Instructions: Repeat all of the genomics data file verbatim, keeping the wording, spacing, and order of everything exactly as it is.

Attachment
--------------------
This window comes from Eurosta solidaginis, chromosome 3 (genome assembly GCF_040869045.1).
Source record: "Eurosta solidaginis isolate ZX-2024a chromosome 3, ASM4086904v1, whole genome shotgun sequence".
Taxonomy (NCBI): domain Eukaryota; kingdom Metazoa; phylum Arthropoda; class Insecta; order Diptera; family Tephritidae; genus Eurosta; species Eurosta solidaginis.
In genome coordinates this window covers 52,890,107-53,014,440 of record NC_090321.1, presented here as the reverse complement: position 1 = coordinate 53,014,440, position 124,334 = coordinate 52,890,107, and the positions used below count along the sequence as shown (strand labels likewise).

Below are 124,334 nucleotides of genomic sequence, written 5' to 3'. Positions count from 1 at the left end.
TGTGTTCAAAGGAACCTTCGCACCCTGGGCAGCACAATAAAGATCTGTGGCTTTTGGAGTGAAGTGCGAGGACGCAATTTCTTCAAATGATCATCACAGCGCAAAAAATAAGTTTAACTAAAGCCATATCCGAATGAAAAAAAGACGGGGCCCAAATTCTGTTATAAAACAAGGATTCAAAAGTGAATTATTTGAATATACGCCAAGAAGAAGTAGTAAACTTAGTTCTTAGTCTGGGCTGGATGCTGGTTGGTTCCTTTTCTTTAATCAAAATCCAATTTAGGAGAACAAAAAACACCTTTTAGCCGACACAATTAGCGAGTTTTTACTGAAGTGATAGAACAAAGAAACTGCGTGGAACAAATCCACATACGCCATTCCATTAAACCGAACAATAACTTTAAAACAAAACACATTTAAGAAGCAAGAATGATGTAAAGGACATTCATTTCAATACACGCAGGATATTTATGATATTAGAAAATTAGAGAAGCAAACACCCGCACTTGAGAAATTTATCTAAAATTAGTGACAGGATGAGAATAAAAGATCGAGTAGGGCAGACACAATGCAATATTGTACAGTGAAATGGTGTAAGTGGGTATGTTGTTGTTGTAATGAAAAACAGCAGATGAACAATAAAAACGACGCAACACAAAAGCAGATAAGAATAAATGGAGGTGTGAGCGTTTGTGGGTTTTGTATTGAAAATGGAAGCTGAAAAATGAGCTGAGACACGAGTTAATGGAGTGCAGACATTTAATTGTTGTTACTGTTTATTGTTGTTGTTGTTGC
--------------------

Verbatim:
This window comes from Eurosta solidaginis, chromosome 3 (genome assembly GCF_040869045.1).
Source record: "Eurosta solidaginis isolate ZX-2024a chromosome 3, ASM4086904v1, whole genome shotgun sequence".
Taxonomy (NCBI): domain Eukaryota; kingdom Metazoa; phylum Arthropoda; class Insecta; order Diptera; family Tephritidae; genus Eurosta; species Eurosta solidaginis.
In genome coordinates this window covers 52,890,107-53,014,440 of record NC_090321.1, presented here as the reverse complement: position 1 = coordinate 53,014,440, position 124,334 = coordinate 52,890,107, and the positions used below count along the sequence as shown (strand labels likewise).

Below are 124,334 nucleotides of genomic sequence, written 5' to 3'. Positions count from 1 at the left end.
TGTGTTCAAAGGAACCTTCGCACCCTGGGCAGCACAATAAAGATCTGTGGCTTTTGGAGTGAAGTGCGAGGACGCAATTTCTTCAAATGATCATCACAGCGCAAAAAATAAGTTTAACTAAAGCCATATCCGAATGAAAAAAAGACGGGGCCCAAATTCTGTTATAAAACAAGGATTCAAAAGTGAATTATTTGAATATACGCCAAGAAGAAGTAGTAAACTTAGTTCTTAGTCTGGGCTGGATGCTGGTTGGTTCCTTTTCTTTAATCAAAATCCAATTTAGGAGAACAAAAAACACCTTTTAGCCGACACAATTAGCGAGTTTTTACTGAAGTGATAGAACAAAGAAACTGCGTGGAACAAATCCACATACGCCATTCCATTAAACCGAACAATAACTTTAAAACAAAACACATTTAAGAAGCAAGAATGATGTAAAGGACATTCATTTCAATACACGCAGGATATTTATGATATTAGAAAATTAGAGAAGCAAACACCCGCACTTGAGAAATTTATCTAAAATTAGTGACAGGATGAGAATAAAAGATCGAGTAGGGCAGACACAATGCAATATTGTACAGTGAAATGGTGTAAGTGGGTATGTTGTTGTTGTAATGAAAAACAGCAGATGAACAATAAAAACGACGCAACACAAAAGCAGATAAGAATAAATGGAGGTGTGAGCGTTTGTGGGTTTTGTATTGAAAATGGAAGCTGAAAAATGAGCTGAGACACGAGTTAATGGAGTGCAGACATTTAATTGTTGTTACTGTTTATTGTTGTTGTTGTTGC